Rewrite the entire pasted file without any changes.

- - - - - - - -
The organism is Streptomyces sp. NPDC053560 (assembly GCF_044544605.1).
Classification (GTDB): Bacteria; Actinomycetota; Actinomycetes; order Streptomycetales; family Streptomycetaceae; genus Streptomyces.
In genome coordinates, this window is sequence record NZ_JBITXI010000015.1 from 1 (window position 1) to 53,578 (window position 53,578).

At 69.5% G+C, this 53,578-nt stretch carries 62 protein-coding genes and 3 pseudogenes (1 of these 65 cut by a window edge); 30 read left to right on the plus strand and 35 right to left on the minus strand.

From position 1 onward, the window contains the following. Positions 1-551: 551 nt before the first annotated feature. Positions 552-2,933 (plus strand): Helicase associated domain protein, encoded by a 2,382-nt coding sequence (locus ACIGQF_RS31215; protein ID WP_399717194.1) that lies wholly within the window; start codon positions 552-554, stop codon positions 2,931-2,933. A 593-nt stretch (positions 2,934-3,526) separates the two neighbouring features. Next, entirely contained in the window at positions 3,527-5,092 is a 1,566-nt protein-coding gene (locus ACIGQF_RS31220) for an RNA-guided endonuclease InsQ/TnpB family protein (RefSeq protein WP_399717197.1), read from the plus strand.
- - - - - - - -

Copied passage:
The organism is Streptomyces sp. NPDC053560 (assembly GCF_044544605.1).
Classification (GTDB): Bacteria; Actinomycetota; Actinomycetes; order Streptomycetales; family Streptomycetaceae; genus Streptomyces.
In genome coordinates, this window is sequence record NZ_JBITXI010000015.1 from 1 (window position 1) to 53,578 (window position 53,578).

At 69.5% G+C, this 53,578-nt stretch carries 62 protein-coding genes and 3 pseudogenes (1 of these 65 cut by a window edge); 30 read left to right on the plus strand and 35 right to left on the minus strand.

From position 1 onward, the window contains the following. Positions 1-551: 551 nt before the first annotated feature. Positions 552-2,933 (plus strand): Helicase associated domain protein, encoded by a 2,382-nt coding sequence (locus ACIGQF_RS31215; protein ID WP_399717194.1) that lies wholly within the window; start codon positions 552-554, stop codon positions 2,931-2,933. A 593-nt stretch (positions 2,934-3,526) separates the two neighbouring features. Next, entirely contained in the window at positions 3,527-5,092 is a 1,566-nt protein-coding gene (locus ACIGQF_RS31220) for an RNA-guided endonuclease InsQ/TnpB family protein (RefSeq protein WP_399717197.1), read from the plus strand.